Duplex system can be clinically asymptomatic or be affected by different pathological conditions:

VUR is a frequent finding in duplex with an incidence, in children presenting with UTIs, around 70% [55]. VUR affects mostly the lower moiety ureter because of its short intramural course; however, both ureteric orifices can be refluxing.

VUR has similar spontaneous resolution rates compared to simplex systems. Indications for surgical correction, especially for those with high grade reflux, are scar formation or recurrent UTIs (failure of medical treatment).

Treatment can be ureteric reimplantation (i.e. open, laparoscopic, vesicoscopic), uretero‐ureterostomy (open, laparoscopic), or endoscopic injection of bulging agents. Endoscopic treatment has shown similar successful rate (64%) for VUR in duplex kidneys compared to single systems [56]. If the affected moiety shows poor function and is dilated, then hemi‐nephro‐ureterectomy is the option (either open or laparoscopic). Ectopic Ureter

The ureteric orifice arises below the normal insertion point of the trigone of the bladder. The majority of cases hare associated with a duplex collecting system and are caused by the ureteric bud arising from an abnormal position on the mesonephric duct. As the upper pole as previously described always enters distal and medial to the lower pole ureter, upper pole ureters are predisposed to ectopic placement (Weigert‐Meyer rule.) The sites of ectopic ureters vary in females from bladder neck, urethra, and vagina and in males from posterior urethra, seminal vesicles, ejaculatory duct, vas deferens, or bladder neck (Figure 9.18). It is three times more common in females than males. The presentation is usually in both sexes with acute or recurrent UTI. In females when the opening lies below the urethral sphincter, girls present with persistent vaginal discharge or incontinence. In males, the ureter always sits above the external urethral sphincter; therefore, there is no incontinence.

Diagram of a human urinary system with lines marking the ureter from upper half-kidney draining into ectopic orifice, external sphincter, and ectopic ureter.

Figure 9.18 The ureter from the upper half‐kidney may open into the vagina below the sphincter and cause incontinence.

The farther is the UO form the orthotopic position, the higher is the degree of dysplasia affecting the renal moiety drained by that ureter [57]. Recognising an ectopic ureter might be very difficult, and a high index of suspicious is required. In suspected cases of ectopia, it is not unusual and requiring an MRU to have the best anatomical details. Even with this, poor functioning and small upper‐pole moieties can be difficult to visualise (cryptic duplex). MCUG and cysto‐vaginoscopy may or may not help to identify the ectopic ureter or UO, respectively. Once the diagnosis is established, the surgical treatment depends on the functional contribution of the upper‐pole moiety and symptoms. If poor functioning, upper‐pole hemi‐nephrectomy is indicated. If a reasonable function is preserved, then ureteric reimplantation (of both the duplex system ureters) or uretero‐ureterostomy can be performed.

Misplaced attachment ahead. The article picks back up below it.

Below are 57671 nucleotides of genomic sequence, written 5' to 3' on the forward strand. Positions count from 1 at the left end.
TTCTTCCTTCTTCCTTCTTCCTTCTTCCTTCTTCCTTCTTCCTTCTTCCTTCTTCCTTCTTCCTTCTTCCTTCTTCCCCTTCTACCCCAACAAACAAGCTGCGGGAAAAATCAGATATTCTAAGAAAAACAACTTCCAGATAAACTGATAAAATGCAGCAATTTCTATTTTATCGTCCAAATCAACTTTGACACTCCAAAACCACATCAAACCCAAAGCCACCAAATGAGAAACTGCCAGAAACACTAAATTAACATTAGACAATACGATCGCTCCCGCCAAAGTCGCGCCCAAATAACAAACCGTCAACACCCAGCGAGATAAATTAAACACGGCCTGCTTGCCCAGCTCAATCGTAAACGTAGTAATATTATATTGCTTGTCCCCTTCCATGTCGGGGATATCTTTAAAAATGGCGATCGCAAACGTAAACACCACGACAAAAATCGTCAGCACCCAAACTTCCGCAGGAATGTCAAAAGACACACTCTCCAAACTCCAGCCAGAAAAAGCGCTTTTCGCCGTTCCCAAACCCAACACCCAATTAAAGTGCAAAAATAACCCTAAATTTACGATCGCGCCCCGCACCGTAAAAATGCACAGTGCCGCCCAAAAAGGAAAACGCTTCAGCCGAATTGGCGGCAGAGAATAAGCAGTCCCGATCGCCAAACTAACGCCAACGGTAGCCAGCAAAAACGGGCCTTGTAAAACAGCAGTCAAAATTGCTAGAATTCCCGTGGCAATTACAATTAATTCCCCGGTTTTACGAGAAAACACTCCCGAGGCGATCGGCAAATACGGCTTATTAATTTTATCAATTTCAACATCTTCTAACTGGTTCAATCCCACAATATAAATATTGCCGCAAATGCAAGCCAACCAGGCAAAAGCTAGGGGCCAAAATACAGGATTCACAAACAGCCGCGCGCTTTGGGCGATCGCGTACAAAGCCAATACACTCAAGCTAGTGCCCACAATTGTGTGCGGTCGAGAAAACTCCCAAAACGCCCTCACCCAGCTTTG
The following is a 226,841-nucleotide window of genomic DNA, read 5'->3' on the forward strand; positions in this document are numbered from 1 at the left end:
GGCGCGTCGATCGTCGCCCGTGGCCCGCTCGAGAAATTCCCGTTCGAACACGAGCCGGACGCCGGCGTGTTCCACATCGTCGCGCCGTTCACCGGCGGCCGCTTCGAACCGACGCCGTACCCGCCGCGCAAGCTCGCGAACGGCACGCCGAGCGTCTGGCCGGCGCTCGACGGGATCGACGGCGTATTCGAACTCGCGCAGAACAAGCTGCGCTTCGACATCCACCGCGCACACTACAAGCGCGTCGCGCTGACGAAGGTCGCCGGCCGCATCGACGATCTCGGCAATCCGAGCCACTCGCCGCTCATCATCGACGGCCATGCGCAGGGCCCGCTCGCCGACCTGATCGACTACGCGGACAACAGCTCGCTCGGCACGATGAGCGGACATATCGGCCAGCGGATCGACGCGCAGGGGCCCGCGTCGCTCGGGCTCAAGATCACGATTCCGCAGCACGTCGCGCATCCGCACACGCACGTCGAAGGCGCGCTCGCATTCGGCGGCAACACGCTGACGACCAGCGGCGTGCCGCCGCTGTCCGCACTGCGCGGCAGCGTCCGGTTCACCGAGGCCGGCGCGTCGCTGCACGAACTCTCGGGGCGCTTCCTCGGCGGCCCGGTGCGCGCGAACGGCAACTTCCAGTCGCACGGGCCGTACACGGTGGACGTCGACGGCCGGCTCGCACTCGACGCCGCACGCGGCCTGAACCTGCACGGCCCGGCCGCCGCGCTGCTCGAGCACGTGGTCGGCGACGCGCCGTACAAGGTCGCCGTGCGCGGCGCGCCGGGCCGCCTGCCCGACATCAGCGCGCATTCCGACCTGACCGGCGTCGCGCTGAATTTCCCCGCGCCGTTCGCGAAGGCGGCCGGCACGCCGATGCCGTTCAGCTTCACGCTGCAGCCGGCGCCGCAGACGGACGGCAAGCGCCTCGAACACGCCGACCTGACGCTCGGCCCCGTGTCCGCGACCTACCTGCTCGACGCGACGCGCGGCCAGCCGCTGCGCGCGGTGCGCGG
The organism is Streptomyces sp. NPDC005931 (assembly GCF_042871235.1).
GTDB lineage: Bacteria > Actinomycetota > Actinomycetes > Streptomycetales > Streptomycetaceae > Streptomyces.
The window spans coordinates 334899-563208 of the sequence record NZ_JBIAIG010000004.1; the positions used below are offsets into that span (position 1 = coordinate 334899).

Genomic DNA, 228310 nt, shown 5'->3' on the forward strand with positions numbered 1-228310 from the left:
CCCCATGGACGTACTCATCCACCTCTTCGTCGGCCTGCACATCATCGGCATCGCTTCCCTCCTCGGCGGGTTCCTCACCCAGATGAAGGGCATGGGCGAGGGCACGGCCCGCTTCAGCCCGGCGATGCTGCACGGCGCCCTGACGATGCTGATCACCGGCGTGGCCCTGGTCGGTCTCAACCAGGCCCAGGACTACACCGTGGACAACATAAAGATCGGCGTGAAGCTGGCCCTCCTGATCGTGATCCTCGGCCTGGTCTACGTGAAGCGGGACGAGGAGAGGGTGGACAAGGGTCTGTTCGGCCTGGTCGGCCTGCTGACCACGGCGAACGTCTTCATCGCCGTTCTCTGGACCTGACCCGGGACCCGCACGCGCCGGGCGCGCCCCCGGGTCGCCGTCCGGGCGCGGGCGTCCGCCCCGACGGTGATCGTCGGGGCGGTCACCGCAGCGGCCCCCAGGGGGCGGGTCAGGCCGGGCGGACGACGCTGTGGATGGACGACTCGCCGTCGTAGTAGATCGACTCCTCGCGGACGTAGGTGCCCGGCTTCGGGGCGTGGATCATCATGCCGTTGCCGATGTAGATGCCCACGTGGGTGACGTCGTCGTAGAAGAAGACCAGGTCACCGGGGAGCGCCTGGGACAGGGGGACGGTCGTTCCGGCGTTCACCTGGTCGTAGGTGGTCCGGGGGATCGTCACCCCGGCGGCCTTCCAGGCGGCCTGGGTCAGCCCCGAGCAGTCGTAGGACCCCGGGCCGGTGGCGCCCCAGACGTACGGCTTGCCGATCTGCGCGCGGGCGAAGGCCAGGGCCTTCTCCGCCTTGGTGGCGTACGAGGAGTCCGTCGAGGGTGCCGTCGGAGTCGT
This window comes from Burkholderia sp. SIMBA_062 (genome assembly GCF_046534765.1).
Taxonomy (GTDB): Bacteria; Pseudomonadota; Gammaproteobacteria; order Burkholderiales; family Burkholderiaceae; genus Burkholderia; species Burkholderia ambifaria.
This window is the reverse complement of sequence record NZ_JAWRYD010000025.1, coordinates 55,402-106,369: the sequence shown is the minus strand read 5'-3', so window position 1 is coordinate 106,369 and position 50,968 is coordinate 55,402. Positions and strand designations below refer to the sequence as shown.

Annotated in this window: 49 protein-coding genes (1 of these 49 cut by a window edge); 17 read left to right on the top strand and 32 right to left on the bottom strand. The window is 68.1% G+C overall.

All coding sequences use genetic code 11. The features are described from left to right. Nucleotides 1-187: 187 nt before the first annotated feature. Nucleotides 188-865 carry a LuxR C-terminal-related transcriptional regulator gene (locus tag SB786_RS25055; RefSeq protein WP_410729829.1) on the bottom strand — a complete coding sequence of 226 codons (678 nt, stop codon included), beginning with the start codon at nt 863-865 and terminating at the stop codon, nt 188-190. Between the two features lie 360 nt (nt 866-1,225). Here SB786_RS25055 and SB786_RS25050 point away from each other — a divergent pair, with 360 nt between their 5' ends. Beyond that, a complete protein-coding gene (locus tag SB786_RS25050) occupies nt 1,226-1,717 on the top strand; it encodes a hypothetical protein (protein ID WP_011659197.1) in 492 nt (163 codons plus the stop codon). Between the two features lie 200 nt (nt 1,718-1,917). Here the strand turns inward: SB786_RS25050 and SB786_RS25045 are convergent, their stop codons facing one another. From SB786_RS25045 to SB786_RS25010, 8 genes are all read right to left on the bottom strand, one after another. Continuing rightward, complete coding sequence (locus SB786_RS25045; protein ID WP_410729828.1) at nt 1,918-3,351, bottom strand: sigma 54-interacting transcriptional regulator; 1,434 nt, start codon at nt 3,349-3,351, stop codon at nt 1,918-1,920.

Bilateral ectopic ureters affect girls, and the challenge is not only to correct the insertion of the ureters with ureteric reimplantation, but mostly to manage the small bladder and poor sphincteric mechanism that the bilateral ectopia has induced. Ureterocele

Ureterocele represents a cystic dilatation of the terminal ureter into the bladder. The most adopted classification distinguishes the ureterocele into two types: orthotopic and ectopic. An orthotopic ureterocele arises entirely from the normal location of its UO; it is contained within the bladder, but it can prolapse at the bladder neck or beyond. The ectopic ureterocele has part of its wall arising from an abnormal location, usually the bladder neck. The ectopic type is most commonly associated with the upper moiety of a duplex kidney and may cause obstruction (Figure 9.19). The diagnosis is reached by the combination of ultrasound and MCUG. Cystoscopy might be required to delineate the exact anatomy. DMSA is indicated to assess the functional contribution of the upper moiety draining into the ureterocele.

Diagram depicting a ureterocele (left) and an ectopic ureterocele (right).

Figure 9.19 (a and b) A ureterocele may prolapse through the urethra and cause obstruction.

The treatment varies depending on symptoms, function, degree of obstruction, and ureterocele type (Figure 9.20). Conservative management is an option in an asymptomatic child with a good to poor functioning upper moiety draining into a nonobstructing ureterocele. Leaving poor functioning or dysplastic parenchyma does not increase the risk of hypertension [58].

Diagram depicting a ureterocele causing an obstruction (top) and the formation of a calculus (bottom).

Figure 9.20 A ureterocele may cause (a) obstruction and (b) the formation of a calculus.